The relationship between educators and parents should be symbiotic. When parents and teachers work together as a team, children thrive, a result beneficial to all!

Parents face many challenges, and so do parents. Few people understand the inner workings of children better than dedicated parents and educators, which is why they can make a great team! But even though many parents want to help and support their child’s teacher, they don’t always know the best ways to help.

When parents know what teachers expect of them, they can better support them in their goals of creating a nurturing classroom environment and a successful school year.

Top 5 Things Educators Expect from Parents

  1. Support & Respect

The main thing teachers need from parents is support and respect. Parents may not agree or even get along with every teacher their child encounters, but when parents show outward disrespect or lack of support, their children will do the same.

If parents disagree with a teacher’s decision, it is best to approach the teacher privately and respectfully. As with most misunderstandings, communication can solve them or at least smooth things over.

Always be polite and respectful to your child’s teacher, especially in front of them, because this teaches your child to respect them too.

  • Donate & Volunteer & Participate

Teachers, especially early childhood educators, are one of the most underpaid professionals. Therefore, few things can help a teacher better than necessary classroom donations, volunteering your time, and participating in class and school events.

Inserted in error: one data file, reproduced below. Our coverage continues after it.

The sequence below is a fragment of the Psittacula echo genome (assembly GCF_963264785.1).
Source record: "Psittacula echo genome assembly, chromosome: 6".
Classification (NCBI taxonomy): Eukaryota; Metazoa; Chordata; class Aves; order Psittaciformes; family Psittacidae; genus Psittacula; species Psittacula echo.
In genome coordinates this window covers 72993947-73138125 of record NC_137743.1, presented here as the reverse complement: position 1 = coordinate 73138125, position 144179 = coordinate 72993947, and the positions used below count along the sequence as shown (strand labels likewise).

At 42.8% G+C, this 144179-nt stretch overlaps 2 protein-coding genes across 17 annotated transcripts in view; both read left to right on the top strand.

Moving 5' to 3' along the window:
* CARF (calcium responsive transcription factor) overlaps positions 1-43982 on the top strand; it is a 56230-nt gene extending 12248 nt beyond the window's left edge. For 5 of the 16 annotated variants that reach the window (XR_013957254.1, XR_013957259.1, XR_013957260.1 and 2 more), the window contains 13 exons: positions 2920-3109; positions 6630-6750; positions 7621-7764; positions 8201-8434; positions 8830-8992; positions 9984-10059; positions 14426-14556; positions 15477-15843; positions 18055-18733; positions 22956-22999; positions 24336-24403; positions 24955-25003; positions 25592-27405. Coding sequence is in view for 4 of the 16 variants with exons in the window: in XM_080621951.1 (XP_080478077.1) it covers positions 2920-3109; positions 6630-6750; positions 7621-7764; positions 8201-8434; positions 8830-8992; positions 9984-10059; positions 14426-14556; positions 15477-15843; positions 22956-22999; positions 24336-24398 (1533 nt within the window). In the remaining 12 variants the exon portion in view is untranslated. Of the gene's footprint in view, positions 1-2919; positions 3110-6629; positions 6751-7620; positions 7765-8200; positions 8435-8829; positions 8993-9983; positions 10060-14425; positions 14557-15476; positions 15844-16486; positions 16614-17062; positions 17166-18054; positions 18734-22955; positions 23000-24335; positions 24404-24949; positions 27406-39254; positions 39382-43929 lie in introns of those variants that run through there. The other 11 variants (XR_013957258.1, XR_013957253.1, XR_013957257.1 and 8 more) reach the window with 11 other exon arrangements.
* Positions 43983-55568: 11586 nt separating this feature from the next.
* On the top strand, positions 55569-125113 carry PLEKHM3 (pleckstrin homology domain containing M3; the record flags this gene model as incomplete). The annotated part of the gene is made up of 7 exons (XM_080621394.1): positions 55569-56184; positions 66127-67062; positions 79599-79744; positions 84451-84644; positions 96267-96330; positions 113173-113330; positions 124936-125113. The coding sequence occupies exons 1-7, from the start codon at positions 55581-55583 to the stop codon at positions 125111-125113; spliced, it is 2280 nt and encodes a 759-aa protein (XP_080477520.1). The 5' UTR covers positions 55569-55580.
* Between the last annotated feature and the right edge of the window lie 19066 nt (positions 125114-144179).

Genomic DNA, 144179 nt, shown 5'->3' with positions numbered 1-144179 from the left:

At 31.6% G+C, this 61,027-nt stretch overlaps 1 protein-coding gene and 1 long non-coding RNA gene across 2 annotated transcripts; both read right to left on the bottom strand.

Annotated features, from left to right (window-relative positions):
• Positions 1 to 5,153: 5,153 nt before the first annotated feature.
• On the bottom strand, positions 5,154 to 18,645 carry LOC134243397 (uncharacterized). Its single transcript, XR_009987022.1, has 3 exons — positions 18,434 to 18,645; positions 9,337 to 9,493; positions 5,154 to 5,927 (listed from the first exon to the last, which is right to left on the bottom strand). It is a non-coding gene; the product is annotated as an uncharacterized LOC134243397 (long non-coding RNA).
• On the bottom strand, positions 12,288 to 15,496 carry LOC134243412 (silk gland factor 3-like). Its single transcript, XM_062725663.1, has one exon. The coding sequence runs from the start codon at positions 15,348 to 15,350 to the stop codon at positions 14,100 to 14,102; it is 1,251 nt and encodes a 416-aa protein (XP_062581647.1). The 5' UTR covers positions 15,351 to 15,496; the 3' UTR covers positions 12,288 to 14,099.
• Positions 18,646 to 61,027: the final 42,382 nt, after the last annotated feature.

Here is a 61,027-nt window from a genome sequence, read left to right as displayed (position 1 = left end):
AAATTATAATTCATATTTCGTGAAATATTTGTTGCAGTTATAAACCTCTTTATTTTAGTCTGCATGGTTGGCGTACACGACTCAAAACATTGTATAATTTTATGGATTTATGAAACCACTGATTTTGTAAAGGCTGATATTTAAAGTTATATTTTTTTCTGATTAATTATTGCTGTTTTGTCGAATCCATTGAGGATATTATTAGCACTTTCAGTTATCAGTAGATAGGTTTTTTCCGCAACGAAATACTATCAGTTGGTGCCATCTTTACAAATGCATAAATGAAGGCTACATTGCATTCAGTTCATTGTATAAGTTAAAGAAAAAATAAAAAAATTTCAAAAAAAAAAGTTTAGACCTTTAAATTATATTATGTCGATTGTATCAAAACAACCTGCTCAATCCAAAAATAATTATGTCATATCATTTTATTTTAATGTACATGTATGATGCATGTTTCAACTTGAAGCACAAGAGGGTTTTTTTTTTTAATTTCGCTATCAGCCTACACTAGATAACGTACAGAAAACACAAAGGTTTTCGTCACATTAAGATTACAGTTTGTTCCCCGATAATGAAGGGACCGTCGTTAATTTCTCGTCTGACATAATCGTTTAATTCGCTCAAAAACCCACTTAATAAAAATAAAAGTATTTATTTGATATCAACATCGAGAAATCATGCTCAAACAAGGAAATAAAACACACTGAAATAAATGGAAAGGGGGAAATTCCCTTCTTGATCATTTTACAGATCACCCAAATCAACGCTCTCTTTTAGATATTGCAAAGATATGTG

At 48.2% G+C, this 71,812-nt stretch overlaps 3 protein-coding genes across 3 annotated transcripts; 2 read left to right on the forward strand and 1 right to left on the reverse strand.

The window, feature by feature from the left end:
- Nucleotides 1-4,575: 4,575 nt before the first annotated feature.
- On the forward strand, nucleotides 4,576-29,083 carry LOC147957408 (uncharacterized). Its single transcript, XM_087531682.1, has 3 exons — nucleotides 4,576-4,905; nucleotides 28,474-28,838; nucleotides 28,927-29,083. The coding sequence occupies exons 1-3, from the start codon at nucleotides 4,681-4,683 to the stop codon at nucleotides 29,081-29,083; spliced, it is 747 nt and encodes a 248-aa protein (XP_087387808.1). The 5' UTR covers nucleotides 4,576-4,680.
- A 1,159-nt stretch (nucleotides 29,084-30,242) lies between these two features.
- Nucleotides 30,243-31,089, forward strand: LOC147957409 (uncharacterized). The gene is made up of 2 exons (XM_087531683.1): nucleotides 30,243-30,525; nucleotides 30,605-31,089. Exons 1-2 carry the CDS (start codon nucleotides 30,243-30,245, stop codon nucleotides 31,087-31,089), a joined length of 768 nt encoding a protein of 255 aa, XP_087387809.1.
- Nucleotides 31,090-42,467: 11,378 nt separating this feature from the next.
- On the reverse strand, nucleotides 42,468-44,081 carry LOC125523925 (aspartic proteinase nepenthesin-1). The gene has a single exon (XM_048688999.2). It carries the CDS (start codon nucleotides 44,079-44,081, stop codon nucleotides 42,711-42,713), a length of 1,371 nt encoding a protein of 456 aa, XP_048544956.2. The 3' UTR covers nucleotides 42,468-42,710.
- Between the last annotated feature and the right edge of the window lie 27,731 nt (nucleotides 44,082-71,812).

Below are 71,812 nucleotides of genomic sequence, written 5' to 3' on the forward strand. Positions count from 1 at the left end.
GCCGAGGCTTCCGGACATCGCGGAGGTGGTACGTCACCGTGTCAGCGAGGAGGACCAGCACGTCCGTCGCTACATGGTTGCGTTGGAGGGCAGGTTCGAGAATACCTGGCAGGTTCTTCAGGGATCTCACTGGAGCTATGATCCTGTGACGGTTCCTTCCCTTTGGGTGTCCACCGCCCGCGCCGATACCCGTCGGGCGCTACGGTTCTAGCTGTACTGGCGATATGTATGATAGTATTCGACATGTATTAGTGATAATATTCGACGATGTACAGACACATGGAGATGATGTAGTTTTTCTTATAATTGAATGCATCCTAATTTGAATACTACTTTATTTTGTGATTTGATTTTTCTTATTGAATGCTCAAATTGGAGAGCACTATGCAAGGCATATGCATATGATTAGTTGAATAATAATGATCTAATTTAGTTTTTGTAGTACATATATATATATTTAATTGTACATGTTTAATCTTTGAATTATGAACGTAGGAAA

Ask if a teacher hasn’t outwardly asked for donations or volunteers! Not only will you make them feel valued, but you’ll be able to contribute something beneficial to your child’s classroom and education.

Teachers often welcome volunteers to help with class projects, field trips, class parties, or to read books to the class.

If nothing else, give them an Amazon gift card or one to a local teacher supply store.

  • Read and Respond to Communications

Teachers spend valuable time, usually off-the-clock, writing and composing emails, newsletters, and other forms of communication. 

Please take time to read the communications and respond when appropriate. So often, parents say they didn’t know about specific rules, events, assignments, etc. because they glossed over an email or tossed away forms in the child’s bag without reading them. 

If you have a busy job or don’t have access to personal email or phone during the day, set aside 5-10 minutes each evening to review any correspondence from your child’s teacher. 

  • Teach Children Independence

To use a popular metaphor, children need to learn how to swim on their own, or they will eventually sink. If your child has a problem with a peer or teacher, encourage them to solve it themselves. You can help young children by brainstorming solutions together and discussing possible outcomes, but avoid jumping in to solve every problem they have.

Teachers also want children to be able to perform basic self-care routines independently. For example, preschoolers should be able to dress with little to no help, zip a coat, put on their shoes (but not tie them yet), wash their hands and face, and feed themselves.

  • Value Education

The last thing teachers expect from parents is for them to value education. Education means different things to different people, but at its core, education is learning, discovering, and experiencing new things. 

Valuing education doesn’t mean pressuring your child to get straight As or become a doctor. It simply means understanding the importance of learning new things, respecting those in the field of education, and supporting your child along their educational journey.